Sometimes these things just happen…
But sometimes they can be prevented. Today's article in the New York Times reminds us that some of the deaths and serious injuries that result from medical errors can easily be prevented, with a little extra care and some effective incentives:
Since 2005, central-line bloodstream infections, which stem from bacteria invading a catheter leading to the heart and can often be fatal, have fallen 55 percent in adult intensive care units at the city’s 11 public hospitals, according to statistics released last week. Ventilator-associated pneumonia, caused by bacteria in breathing tubes and which also can be fatal, declined by 78 percent.
Before the hospital system began cracking down on them in late 2005, preventable infections were considered part of the collateral damage of advanced lifesaving techniques, such a routine occurrence that few people questioned their prevalence, or the deaths that resulted from them.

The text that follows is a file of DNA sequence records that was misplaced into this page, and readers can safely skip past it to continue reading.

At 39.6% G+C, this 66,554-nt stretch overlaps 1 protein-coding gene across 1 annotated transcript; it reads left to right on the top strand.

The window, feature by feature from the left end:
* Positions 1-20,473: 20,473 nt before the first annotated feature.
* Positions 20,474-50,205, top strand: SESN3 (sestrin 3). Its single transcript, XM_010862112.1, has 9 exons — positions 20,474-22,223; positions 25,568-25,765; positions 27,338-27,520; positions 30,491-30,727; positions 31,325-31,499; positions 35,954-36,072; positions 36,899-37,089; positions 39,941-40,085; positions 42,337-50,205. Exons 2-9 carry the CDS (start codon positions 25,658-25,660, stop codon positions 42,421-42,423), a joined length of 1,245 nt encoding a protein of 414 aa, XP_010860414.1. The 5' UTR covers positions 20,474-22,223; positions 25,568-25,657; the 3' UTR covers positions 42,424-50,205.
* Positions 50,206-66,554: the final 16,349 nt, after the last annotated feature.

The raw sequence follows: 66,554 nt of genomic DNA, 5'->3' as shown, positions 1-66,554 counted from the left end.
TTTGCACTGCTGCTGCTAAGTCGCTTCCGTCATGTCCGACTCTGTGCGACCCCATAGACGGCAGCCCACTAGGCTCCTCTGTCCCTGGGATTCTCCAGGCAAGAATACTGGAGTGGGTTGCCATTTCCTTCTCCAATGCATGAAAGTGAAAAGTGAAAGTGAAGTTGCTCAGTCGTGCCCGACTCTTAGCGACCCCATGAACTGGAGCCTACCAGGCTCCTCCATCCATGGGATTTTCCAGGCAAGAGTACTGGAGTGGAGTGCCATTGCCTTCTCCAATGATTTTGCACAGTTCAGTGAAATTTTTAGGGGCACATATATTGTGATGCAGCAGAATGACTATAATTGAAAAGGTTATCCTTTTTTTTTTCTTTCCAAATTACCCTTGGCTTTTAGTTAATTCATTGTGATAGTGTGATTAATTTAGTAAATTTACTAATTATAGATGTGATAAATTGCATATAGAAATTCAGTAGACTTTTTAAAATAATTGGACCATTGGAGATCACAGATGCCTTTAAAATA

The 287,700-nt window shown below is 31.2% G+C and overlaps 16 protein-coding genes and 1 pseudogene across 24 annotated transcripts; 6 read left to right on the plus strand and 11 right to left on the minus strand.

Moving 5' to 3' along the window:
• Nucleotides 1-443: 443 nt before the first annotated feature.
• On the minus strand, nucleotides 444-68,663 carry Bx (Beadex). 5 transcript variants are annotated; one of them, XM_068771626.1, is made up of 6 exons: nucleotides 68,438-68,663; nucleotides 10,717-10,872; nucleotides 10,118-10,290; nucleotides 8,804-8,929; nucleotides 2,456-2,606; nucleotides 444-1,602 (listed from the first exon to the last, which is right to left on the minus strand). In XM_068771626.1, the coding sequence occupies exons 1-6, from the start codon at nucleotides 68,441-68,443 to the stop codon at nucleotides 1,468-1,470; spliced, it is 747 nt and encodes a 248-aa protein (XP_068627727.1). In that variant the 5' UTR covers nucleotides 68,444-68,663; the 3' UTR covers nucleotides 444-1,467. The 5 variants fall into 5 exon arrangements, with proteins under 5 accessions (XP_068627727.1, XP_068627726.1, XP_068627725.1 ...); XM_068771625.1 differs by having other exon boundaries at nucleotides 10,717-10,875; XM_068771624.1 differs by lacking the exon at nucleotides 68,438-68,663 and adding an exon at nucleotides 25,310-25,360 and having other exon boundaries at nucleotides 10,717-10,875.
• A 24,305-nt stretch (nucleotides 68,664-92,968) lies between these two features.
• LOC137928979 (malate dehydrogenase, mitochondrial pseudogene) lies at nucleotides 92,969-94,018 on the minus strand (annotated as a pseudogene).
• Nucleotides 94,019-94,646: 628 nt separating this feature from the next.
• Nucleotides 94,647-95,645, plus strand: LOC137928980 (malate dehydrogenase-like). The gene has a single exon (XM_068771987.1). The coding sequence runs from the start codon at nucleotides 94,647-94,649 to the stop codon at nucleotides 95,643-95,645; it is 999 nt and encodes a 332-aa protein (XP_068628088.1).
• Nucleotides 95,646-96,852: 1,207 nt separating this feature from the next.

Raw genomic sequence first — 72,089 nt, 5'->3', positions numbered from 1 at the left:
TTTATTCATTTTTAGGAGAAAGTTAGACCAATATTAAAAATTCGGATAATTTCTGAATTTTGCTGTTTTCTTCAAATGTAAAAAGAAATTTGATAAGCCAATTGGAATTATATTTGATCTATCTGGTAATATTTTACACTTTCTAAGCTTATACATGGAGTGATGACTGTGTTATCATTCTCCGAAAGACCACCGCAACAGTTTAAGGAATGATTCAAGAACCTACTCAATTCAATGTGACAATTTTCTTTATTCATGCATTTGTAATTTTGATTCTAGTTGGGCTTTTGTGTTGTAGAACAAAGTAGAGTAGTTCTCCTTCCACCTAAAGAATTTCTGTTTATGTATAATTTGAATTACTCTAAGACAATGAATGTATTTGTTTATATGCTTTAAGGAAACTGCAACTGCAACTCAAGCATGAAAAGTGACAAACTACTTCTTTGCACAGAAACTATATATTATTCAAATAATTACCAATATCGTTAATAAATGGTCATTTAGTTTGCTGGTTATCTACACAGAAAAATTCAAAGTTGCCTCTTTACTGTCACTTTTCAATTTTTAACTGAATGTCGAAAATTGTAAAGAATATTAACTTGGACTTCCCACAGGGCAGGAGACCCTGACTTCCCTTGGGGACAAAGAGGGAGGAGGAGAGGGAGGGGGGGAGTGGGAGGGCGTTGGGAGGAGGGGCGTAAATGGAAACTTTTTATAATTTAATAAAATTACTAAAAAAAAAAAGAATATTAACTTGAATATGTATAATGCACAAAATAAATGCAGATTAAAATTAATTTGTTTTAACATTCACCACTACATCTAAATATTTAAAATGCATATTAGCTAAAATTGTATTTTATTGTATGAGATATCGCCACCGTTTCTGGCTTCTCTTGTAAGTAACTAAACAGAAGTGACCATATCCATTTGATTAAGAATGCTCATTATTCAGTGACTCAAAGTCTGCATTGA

Speaking of incentives, the article points out the perverse incentives against taking on patient safety:
In fact, there had been a perverse financial upside to hospital-based infections, since they filled beds that might otherwise be empty. But changes in government reimbursements have driven New York’s public hospitals, which serve the city’s poorest patients, to tackle the problem.
As part of a pay-for-performance plan, the federal government and many private insurers are planning to stop reimbursing hospitals for harm caused to patients by certain preventable errors.